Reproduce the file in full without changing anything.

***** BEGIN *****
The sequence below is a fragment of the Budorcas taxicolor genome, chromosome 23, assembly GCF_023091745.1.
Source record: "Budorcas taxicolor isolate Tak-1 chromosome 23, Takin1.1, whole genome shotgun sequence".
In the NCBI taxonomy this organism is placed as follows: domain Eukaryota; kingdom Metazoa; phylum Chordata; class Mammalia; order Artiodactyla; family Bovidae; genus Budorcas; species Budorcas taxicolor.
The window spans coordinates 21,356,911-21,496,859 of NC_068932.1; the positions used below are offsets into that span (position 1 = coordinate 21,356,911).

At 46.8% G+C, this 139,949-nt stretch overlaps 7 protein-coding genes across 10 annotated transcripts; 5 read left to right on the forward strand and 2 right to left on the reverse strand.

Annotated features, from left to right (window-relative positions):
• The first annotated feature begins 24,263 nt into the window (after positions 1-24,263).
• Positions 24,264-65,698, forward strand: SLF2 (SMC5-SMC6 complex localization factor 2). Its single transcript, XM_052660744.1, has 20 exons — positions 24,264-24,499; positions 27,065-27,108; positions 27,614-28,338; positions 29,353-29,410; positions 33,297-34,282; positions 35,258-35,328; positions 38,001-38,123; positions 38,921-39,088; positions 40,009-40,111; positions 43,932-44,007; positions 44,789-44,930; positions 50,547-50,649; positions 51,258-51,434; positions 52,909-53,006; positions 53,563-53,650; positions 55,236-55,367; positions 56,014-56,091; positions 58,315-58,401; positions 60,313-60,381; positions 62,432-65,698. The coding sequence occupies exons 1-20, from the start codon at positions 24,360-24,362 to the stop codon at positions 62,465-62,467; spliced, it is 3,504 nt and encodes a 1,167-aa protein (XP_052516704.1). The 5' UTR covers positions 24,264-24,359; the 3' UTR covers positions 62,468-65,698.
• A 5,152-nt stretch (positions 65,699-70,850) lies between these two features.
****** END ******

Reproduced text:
The sequence below is a fragment of the Budorcas taxicolor genome, chromosome 23, assembly GCF_023091745.1.
Source record: "Budorcas taxicolor isolate Tak-1 chromosome 23, Takin1.1, whole genome shotgun sequence".
In the NCBI taxonomy this organism is placed as follows: domain Eukaryota; kingdom Metazoa; phylum Chordata; class Mammalia; order Artiodactyla; family Bovidae; genus Budorcas; species Budorcas taxicolor.
The window spans coordinates 21,356,911-21,496,859 of NC_068932.1; the positions used below are offsets into that span (position 1 = coordinate 21,356,911).

At 46.8% G+C, this 139,949-nt stretch overlaps 7 protein-coding genes across 10 annotated transcripts; 5 read left to right on the forward strand and 2 right to left on the reverse strand.

Annotated features, from left to right (window-relative positions):
• The first annotated feature begins 24,263 nt into the window (after positions 1-24,263).
• Positions 24,264-65,698, forward strand: SLF2 (SMC5-SMC6 complex localization factor 2). Its single transcript, XM_052660744.1, has 20 exons — positions 24,264-24,499; positions 27,065-27,108; positions 27,614-28,338; positions 29,353-29,410; positions 33,297-34,282; positions 35,258-35,328; positions 38,001-38,123; positions 38,921-39,088; positions 40,009-40,111; positions 43,932-44,007; positions 44,789-44,930; positions 50,547-50,649; positions 51,258-51,434; positions 52,909-53,006; positions 53,563-53,650; positions 55,236-55,367; positions 56,014-56,091; positions 58,315-58,401; positions 60,313-60,381; positions 62,432-65,698. The coding sequence occupies exons 1-20, from the start codon at positions 24,360-24,362 to the stop codon at positions 62,465-62,467; spliced, it is 3,504 nt and encodes a 1,167-aa protein (XP_052516704.1). The 5' UTR covers positions 24,264-24,359; the 3' UTR covers positions 62,468-65,698.
• A 5,152-nt stretch (positions 65,699-70,850) lies between these two features.